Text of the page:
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Rajiv Gandhi Equity Savings Scheme (RGESS) – A Income Tax saving Scheme for additional savings up to Rs. 50,000 over and above Rs. 1 Lakh limit permitted under Section 80C of the Income Tax (IT) Act.
Sailent Features of Rajiv Gandhi Equity Savings Scheme
1. What is RGESS?
Rajiv Gandhi Equity Savings Scheme (RGESS), is a tax saving scheme announced in the Union Budget 2012-13 (para 35). The scheme is designed exclusively for the first time retail individual investors in securities market, whose gross total income for the year is less than or equal to Rs. 10 lakh. The investor would get under Section 80CCG of the Income Tax Act, a 50% deduction of the amount so invested, upto a maximum investment of Rs. 50,000, from his/her taxable income for that year.
2. What is the objective of the Scheme?
As announced in the Union Budget 2012-13, the objective of the Scheme is to encourage the flow of savings and to improve the depth of domestic capital markets. This would help in promoting an ‘equity culture’ in India. The Scheme aims at widening the retail investor base in the Indian securities markets and also furthers the goal of financial stability and financial inclusion.
3. What is the legal provision for RGESS?
A new section 80CCG under the Income tax Act, 1961 on ‘Deduction in respect of investment under an equity savings scheme’ was introduced, vide Finance Act 2012, to give tax benefits to ‘New Retail Investors’ who invest up to Rs.50,000 in ‘Eligible Securities’ and whose gross total annual income is less than or equal to Rs.10 Lakhs.
The details of the RGESS Scheme were notified on 23 November 2012 (Section No. 2777(E); Notification No. 51) and vide subsequent corrigendum dated 5 December 2012 (Section No. 2835(E); Notification No. 53) by Department of Revenue. The operational guidelines were issued by SEBI on 6 December 2012.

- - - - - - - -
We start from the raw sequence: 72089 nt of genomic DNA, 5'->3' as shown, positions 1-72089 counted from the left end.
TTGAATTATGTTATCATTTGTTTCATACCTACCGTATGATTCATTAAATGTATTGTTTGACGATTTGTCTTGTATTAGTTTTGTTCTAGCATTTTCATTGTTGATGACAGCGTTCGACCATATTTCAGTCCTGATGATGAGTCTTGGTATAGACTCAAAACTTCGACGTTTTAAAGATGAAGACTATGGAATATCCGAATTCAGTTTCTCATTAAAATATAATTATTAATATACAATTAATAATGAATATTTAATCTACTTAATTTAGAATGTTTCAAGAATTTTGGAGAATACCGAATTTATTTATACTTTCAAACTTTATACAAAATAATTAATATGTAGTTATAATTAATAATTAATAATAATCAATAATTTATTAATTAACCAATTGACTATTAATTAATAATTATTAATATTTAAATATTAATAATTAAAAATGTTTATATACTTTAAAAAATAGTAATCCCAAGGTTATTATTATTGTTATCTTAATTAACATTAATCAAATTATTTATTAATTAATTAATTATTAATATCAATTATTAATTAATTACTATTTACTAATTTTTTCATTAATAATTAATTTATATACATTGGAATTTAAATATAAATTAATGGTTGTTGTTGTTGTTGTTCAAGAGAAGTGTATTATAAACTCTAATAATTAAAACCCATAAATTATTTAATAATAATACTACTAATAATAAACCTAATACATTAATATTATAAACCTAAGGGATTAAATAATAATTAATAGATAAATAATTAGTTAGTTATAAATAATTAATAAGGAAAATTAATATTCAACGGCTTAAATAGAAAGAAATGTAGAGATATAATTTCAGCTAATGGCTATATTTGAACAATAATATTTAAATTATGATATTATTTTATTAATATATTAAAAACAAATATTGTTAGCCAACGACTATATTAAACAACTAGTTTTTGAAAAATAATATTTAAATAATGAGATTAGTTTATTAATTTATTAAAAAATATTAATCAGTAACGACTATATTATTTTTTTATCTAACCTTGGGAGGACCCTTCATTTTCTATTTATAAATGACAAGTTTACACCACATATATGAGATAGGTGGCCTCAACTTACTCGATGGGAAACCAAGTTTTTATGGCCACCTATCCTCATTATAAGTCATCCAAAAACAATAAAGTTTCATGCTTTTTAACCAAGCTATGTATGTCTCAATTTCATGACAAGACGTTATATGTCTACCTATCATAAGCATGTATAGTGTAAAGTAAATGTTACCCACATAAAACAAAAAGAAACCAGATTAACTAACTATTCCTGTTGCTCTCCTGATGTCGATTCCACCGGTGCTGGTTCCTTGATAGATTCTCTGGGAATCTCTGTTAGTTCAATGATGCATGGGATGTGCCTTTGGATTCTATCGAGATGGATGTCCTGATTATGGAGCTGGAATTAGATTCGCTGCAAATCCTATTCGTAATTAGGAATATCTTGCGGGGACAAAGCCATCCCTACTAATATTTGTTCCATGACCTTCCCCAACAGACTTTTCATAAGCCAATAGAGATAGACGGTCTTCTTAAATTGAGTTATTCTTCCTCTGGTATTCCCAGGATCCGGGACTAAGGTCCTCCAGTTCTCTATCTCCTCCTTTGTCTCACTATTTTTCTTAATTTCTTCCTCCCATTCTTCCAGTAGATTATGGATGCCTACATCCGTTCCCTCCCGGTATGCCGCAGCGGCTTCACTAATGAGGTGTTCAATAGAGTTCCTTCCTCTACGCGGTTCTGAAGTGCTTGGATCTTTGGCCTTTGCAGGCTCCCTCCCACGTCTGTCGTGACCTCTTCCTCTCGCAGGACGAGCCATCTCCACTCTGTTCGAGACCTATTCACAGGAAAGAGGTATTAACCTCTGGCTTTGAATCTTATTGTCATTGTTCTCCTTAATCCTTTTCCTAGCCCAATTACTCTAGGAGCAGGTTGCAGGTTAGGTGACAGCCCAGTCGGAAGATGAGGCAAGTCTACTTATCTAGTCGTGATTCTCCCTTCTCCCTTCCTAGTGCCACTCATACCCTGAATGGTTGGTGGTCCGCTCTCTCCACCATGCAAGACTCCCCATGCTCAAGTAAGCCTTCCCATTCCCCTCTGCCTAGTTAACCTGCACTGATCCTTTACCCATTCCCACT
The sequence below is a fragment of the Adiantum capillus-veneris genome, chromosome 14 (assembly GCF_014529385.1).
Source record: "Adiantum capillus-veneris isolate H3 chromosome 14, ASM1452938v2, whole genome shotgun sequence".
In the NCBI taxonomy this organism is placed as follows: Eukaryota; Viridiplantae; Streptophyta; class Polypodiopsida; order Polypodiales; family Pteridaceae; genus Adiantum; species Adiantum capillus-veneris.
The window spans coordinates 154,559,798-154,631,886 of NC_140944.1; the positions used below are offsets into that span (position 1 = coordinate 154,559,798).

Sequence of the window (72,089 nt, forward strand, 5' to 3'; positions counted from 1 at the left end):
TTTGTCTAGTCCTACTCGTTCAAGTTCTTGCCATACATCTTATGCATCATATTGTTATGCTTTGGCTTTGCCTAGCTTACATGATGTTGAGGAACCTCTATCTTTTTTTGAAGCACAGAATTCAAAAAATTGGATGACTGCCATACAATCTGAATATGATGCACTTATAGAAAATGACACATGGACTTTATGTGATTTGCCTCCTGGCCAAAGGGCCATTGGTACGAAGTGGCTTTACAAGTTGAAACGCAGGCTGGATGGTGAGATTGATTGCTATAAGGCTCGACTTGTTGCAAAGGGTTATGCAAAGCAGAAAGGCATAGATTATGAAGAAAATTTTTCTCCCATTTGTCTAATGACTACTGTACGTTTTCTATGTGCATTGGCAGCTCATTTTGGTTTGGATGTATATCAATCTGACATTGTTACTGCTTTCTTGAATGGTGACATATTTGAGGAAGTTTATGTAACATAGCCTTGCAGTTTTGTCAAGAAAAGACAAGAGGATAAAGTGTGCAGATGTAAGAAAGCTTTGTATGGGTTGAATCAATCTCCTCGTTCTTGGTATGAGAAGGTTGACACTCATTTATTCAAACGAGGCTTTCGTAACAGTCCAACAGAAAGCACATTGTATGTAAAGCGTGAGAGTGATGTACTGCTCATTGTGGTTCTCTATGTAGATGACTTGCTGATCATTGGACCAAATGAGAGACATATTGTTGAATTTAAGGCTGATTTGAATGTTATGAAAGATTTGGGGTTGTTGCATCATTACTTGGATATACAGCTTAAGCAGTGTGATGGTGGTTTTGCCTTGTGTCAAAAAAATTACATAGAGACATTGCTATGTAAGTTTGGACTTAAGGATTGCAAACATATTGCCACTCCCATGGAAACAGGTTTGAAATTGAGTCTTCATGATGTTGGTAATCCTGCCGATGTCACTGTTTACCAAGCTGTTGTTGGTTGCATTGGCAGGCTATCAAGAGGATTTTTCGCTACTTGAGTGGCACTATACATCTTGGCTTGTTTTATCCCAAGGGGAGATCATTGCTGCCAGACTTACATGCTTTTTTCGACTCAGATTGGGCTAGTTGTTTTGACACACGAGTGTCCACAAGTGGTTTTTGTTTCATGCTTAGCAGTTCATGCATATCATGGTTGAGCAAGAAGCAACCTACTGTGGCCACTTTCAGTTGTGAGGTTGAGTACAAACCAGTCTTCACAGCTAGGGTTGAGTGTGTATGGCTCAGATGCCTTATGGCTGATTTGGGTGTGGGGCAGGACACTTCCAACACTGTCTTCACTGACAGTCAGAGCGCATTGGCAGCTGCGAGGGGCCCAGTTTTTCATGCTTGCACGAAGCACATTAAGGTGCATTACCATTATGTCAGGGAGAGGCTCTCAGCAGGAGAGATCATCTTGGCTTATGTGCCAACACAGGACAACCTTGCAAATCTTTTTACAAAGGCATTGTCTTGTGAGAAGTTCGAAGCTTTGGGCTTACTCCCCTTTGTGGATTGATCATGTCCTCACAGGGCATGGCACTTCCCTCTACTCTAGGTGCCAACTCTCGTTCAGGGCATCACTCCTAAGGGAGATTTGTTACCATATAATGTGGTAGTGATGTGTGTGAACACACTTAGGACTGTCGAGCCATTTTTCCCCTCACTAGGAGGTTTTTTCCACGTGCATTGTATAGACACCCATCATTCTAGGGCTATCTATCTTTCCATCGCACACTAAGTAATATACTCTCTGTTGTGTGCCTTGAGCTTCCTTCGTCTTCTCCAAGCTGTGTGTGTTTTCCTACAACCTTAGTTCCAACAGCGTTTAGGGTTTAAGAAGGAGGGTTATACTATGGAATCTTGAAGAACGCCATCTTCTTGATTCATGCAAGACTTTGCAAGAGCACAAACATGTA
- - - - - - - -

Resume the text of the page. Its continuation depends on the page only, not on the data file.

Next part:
4. Would first time investors not lose money in the equity market? Would it be too dangerous for them to invest in it?
The investors in the RGESS run the risk of losing money in the equity market, like any other investor in the securities market. The Scheme does not provide any guarantee of assured returns. Therefore, investors under RGESS are advised to do due diligence before making any investments in the equity market. However, while designing the Scheme, safeguards like, restricting the investments to select large cap stocks, lock-in period with enough flexibility to take benefits of the positive market movements etc. have been provided to protect the interests of the first time investors. To give the benefit of diversification and consequent risk minimization, investments into Exchange Traded Funds (ETFs) or Mutual funds, set up as per the criteria laid down in the scheme, are also allowed under the Scheme.
5. We already have an Equity Linked Savings Scheme (ELSS)? Why do we need RGESS?
ELSS and RGESS are entirely different schemes: They pertain to different asset classes with ELSS offering passive investment avenues. ELSS is meant for indirect participation in the stock market, whereas RGESS aims at encouraging direct participation in the stock market. The operational differences are given below:
|Investments are in mutual funds||Investments are to be made directly in listed equity or into a combination of equity including mutual funds, ETFs|
|100% deduction (upto Rs. 1,00,000) is allowed under ELSS||Only 50% deduction (upto max. of Rs. 25,000) is allowed under RGESS.|